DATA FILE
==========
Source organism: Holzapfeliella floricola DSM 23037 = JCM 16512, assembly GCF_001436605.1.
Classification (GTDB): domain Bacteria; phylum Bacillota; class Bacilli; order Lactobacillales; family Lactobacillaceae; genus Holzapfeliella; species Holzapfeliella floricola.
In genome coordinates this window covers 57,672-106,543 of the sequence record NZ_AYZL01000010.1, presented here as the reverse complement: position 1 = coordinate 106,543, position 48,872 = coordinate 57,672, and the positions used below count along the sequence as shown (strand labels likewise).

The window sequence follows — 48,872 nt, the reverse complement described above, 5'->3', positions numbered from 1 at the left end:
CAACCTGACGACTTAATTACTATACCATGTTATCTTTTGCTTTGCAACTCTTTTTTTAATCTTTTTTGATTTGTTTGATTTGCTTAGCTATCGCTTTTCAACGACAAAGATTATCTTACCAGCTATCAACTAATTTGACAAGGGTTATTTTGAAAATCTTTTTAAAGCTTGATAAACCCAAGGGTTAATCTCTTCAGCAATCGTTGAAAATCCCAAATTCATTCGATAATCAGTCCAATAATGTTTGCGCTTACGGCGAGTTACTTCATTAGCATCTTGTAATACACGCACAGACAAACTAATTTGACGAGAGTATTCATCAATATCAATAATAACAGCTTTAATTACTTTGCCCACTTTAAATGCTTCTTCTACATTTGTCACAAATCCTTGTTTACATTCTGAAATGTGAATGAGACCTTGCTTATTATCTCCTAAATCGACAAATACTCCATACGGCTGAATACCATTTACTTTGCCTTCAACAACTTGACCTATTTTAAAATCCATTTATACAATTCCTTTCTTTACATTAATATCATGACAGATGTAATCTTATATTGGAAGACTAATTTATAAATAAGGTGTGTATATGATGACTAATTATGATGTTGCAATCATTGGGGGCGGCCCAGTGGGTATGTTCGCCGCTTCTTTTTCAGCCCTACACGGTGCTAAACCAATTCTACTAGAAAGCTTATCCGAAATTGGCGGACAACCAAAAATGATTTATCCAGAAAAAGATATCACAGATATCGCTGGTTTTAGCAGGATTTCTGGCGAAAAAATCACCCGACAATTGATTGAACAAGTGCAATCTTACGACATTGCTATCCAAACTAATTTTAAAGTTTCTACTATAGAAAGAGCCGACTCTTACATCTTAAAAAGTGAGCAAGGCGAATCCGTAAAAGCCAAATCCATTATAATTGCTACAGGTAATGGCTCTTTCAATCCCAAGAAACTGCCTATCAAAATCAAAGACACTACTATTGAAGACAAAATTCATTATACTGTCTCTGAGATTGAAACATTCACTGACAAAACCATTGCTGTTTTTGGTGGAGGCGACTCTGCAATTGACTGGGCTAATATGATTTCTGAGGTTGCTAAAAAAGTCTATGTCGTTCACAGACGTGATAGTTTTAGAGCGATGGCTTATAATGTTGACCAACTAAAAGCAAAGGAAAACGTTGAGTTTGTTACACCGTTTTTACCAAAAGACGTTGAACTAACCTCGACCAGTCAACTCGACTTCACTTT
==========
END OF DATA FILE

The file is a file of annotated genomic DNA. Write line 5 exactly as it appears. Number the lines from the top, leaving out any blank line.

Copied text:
CAACCTGACGACTTAATTACTATACCATGTTATCTTTTGCTTTGCAACTCTTTTTTTAATCTTTTTTGATTTGTTTGATTTGCTTAGCTATCGCTTTTCAACGACAAAGATTATCTTACCAGCTATCAACTAATTTGACAAGGGTTATTTTGAAAATCTTTTTAAAGCTTGATAAACCCAAGGGTTAATCTCTTCAGCAATCGTTGAAAATCCCAAATTCATTCGATAATCAGTCCAATAATGTTTGCGCTTACGGCGAGTTACTTCATTAGCATCTTGTAATACACGCACAGACAAACTAATTTGACGAGAGTATTCATCAATATCAATAATAACAGCTTTAATTACTTTGCCCACTTTAAATGCTTCTTCTACATTTGTCACAAATCCTTGTTTACATTCTGAAATGTGAATGAGACCTTGCTTATTATCTCCTAAATCGACAAATACTCCATACGGCTGAATACCATTTACTTTGCCTTCAACAACTTGACCTATTTTAAAATCCATTTATACAATTCCTTTCTTTACATTAATATCATGACAGATGTAATCTTATATTGGAAGACTAATTTATAAATAAGGTGTGTATATGATGACTAATTATGATGTTGCAATCATTGGGGGCGGCCCAGTGGGTATGTTCGCCGCTTCTTTTTCAGCCCTACACGGTGCTAAACCAATTCTACTAGAAAGCTTATCCGAAATTGGCGGACAACCAAAAATGATTTATCCAGAAAAAGATATCACAGATATCGCTGGTTTTAGCAGGATTTCTGGCGAAAAAATCACCCGACAATTGATTGAACAAGTGCAATCTTACGACATTGCTATCCAAACTAATTTTAAAGTTTCTACTATAGAAAGAGCCGACTCTTACATCTTAAAAAGTGAGCAAGGCGAATCCGTAAAAGCCAAATCCATTATAATTGCTACAGGTAATGGCTCTTTCAATCCCAAGAAACTGCCTATCAAAATCAAAGACACTACTATTGAAGACAAAATTCATTATACTGTCTCTGAGATTGAAACATTCACTGACAAAACCATTGCTGTTTTTGGTGGAGGCGACTCTGCAATTGACTGGGCTAATATGATTTCTGAGGTTGCTAAAAAAGTCTATGTCGTTCACAGACGTGATAGTTTTAGAGCGATGGCTTATAATGTTGACCAACTAAAAGCAAAGGAAAACGTTGAGTTTGTTACACCGTTTTTACCAAAAGACGTTGAACTAACCTCGACCAGTCAACTCGACTTCACTTT